Frequently Asked Questions
Korean middle school is equivalent to the American 7th, 8th, and 9th grades. They are called 1st, 2nd, and 3rd grade. Korean high school corresponds to 10th, 11th, and 12th grade in America. These are also called 1st, 2nd, and 3rd grade. Classes tend to be large, around 40 students, and typically separated by gender. Some schools are mixed, though boys will likely study in one part of the school building and girls in the other. Students normally wear uniforms and have strict regulations regarding their hair length, jewelry, make-up, and so forth.
Students are often shy about speaking English in class and afraid of making mistakes. Stimulating conversation requires encouragement, goal-oriented group work, and confidence building activities. High school students are often quite dedicated to passing the university entrance exams and fail to see a link between English as a living language and English as an exam subject. In some of the rural schools, students see little need for English. Classes are of mixed level, so you may have students who have previously lived in an English-speaking country studying alongside students of an extremely low English comprehension level.
Discipline, oddly enough, can be a problem for both foreign teachers and Korean teachers. It helps to keep students busy, and the novelty of a native English speaker will help. Let your Korean co-teacher take the lead in enforcing discipline. Sometimes physical punishment is used; leave that also to the Korean teachers.
Students usually enjoy having a native English speaker. They like looking at photos and hearing about your life, family, and hobbies.
All TTGs are assigned to one or more co-teachers. The working pattern varies greatly. In some cases, the TTG will teach alone. Some classes may be taught together, or the Korean co-teacher may teach the grammar and translate vocabulary. You are expected to provide "real" English conversation, listening games, and activities that will stimulate the students to use English.
Some co-teachers have not had much opportunity to speak English and may be shy. The co-teacher will be your ally and native support in most cases. They can help you adapt to Korean society and understand the school's schedule and expectations. Ask questions!
Your contract calls for 22 hours of teaching per week. You are expected to stay at school for the entire working day, and you can use your out of class time to prepare lessons for the next day. If you teach beyond 22 hours, you will be paid overtime.
TTGs normally get paid on the 17th of each month by direct deposit into a bank account. The Korean Won (written KRW, W, or ₩) is a sound currency, and has recently been rising against the dollar.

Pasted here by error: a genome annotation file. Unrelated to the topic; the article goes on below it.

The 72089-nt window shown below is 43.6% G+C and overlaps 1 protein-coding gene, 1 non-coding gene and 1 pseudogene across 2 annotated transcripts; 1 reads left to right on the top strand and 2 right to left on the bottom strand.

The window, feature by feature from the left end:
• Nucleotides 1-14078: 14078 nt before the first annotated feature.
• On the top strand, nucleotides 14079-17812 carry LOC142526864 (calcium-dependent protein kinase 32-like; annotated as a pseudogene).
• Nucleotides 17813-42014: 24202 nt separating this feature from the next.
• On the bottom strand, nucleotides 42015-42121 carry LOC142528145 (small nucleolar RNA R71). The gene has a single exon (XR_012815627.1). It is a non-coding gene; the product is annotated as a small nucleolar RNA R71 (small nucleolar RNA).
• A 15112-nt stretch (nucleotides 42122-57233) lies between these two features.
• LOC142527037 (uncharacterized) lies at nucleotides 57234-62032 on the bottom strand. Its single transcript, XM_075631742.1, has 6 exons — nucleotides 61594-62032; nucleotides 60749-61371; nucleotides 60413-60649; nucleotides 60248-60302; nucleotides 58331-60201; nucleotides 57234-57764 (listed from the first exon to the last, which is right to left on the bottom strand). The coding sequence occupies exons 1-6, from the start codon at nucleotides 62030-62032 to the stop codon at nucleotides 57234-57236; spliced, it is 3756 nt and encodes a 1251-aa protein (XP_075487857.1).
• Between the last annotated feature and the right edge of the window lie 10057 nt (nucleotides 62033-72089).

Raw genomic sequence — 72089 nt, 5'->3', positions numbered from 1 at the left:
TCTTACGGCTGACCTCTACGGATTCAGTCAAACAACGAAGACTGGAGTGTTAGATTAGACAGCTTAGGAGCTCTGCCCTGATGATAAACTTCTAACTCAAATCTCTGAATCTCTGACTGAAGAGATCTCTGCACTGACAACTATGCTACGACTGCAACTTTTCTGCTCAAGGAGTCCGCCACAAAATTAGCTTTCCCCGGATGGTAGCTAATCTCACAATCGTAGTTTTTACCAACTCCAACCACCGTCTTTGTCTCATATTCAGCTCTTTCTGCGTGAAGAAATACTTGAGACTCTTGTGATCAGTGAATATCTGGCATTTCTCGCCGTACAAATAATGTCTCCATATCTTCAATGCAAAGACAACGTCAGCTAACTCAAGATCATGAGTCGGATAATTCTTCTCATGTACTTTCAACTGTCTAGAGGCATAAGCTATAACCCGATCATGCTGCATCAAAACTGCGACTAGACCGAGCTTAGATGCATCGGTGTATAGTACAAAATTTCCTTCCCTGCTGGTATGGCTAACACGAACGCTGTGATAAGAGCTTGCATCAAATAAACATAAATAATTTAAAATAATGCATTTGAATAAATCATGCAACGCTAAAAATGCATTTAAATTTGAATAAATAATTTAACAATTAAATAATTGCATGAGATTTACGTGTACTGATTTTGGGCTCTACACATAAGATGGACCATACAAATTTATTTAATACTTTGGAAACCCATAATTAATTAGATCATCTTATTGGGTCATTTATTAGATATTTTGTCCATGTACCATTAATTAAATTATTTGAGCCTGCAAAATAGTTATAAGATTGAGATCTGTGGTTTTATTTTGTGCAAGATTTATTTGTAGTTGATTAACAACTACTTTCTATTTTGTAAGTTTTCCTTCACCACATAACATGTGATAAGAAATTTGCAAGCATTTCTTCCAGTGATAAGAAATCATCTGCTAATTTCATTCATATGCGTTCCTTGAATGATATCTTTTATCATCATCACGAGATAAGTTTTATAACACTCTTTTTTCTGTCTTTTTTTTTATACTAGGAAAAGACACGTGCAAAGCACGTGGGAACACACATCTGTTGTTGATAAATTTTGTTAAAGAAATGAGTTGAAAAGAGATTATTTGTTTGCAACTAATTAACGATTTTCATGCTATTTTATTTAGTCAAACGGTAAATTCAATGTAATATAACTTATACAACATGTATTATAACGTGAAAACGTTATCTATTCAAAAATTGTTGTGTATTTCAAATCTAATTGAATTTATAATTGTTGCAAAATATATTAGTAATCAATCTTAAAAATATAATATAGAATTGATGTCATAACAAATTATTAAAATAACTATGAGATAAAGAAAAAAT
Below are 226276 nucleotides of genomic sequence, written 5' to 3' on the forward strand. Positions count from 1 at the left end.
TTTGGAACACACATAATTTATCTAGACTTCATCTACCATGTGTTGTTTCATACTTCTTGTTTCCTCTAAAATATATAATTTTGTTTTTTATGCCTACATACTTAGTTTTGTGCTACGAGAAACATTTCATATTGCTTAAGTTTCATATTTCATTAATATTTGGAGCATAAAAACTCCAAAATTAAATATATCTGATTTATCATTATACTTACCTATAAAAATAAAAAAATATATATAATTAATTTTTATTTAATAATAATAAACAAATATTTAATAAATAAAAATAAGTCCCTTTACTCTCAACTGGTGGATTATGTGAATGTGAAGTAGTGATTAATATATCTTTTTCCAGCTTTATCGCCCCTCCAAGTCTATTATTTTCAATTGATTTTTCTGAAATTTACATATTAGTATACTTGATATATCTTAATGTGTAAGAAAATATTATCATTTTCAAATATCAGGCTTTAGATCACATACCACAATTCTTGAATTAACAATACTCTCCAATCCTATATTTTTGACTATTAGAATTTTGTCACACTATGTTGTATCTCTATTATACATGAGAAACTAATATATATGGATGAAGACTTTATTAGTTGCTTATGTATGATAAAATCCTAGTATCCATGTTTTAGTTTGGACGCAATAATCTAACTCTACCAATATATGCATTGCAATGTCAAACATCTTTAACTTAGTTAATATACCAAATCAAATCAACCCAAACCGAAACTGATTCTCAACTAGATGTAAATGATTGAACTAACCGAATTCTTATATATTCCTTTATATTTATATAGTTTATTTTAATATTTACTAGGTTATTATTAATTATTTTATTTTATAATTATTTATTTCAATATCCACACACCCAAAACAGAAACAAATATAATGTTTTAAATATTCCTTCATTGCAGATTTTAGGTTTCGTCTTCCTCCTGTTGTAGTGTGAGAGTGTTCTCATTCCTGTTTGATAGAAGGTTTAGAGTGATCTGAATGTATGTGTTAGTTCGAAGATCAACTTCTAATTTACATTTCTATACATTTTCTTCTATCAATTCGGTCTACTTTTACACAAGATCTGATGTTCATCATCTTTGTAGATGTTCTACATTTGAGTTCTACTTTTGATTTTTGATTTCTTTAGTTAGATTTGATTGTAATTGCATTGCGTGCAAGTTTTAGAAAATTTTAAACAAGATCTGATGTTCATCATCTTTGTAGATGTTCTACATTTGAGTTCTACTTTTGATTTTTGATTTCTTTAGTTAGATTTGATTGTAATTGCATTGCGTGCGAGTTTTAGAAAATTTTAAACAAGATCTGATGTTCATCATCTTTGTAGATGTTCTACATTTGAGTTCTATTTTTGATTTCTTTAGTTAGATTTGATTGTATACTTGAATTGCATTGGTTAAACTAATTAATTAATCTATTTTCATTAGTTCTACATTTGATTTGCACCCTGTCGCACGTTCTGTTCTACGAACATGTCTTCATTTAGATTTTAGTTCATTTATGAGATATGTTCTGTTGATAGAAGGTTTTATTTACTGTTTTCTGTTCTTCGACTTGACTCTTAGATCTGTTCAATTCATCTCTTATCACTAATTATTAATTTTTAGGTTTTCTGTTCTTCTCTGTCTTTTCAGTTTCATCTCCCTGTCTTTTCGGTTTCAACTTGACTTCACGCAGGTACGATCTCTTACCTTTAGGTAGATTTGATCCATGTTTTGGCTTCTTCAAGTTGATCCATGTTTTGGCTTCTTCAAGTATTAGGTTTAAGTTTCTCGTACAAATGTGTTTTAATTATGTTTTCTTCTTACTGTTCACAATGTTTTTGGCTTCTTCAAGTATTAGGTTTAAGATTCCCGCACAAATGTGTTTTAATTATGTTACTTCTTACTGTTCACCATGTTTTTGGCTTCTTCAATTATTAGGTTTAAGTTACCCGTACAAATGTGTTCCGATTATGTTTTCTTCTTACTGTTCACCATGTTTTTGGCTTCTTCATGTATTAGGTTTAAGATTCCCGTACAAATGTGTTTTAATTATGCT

Unless you live extravagantly, you will be able to live well and save some money. You can convert Korean money to American dollars and send it to the United States freely.
Teachers in Korea are enrolled in the national Korean health insurance program (NHI). Half of the cost will be deducted from your salary (around $40) and the other half is paid by the Gyeonggi Provincial Office of Education.
You are also required to pay into Korea's pension plan, but you can have the money refunded at the end of your contract.
The contract stipulates 14 vacation days, excluding Saturday and Sunday. These vacation days have to be used when school is not in session. Korean holidays are not counted as vacation days.
The main holidays are Chuseok, similar to Thanksgiving, in the autumn, and the lunar New Year, usually in February. These holidays follow a lunar calendar, so they move around.
During school breaks, you may be required to teach classes in special sessions, however, schools vary in the programs they offer during school breaks. You can discuss this with the co-teacher and principal of your school.
In general, the calendar will be:
- Spring semester: March 1 — Middle of July
- Summer break: Middle of July — Middle of August
- Winter semester: Middle of August — Late December
- Winter break: Late December — Middle of February - March 1.
Most apartments are modern and well-equipped. Your school must find you an apartment with basic furniture, a washing machine (though probably not a dryer), a television, and a rice cooker. There are English-language channels on television in Korea.
Take some money with you for the first few days. You will receive a settling-in allowance on arrival of 300,000 KRW to help you buy things for your apartment. Don't buy money in the United States. Wait until you arrive in South Korea because the rate is better.
Korea is a safe country. Normal precautions apply to going out at night alone - stay in well-lighted places and be alert. However, there is no particular need to worry.
You do not need any vaccinations before going to Korea. The water is drinkable, though bottled water is available everywhere.
It is a good idea to have one suit or dress for formal occasions. School dress is generally conservative.
Men should wear button-down shirts and nice pants. Wearing a collared shirt with a tie is good way to start out and show respect.
Women should avoid low-cut or overly tight clothes but nice pants are fine.
Earrings and piercings on men are not acceptable in Korean schools. The schools are fairly conservative, and it is a good idea for you to be so as well.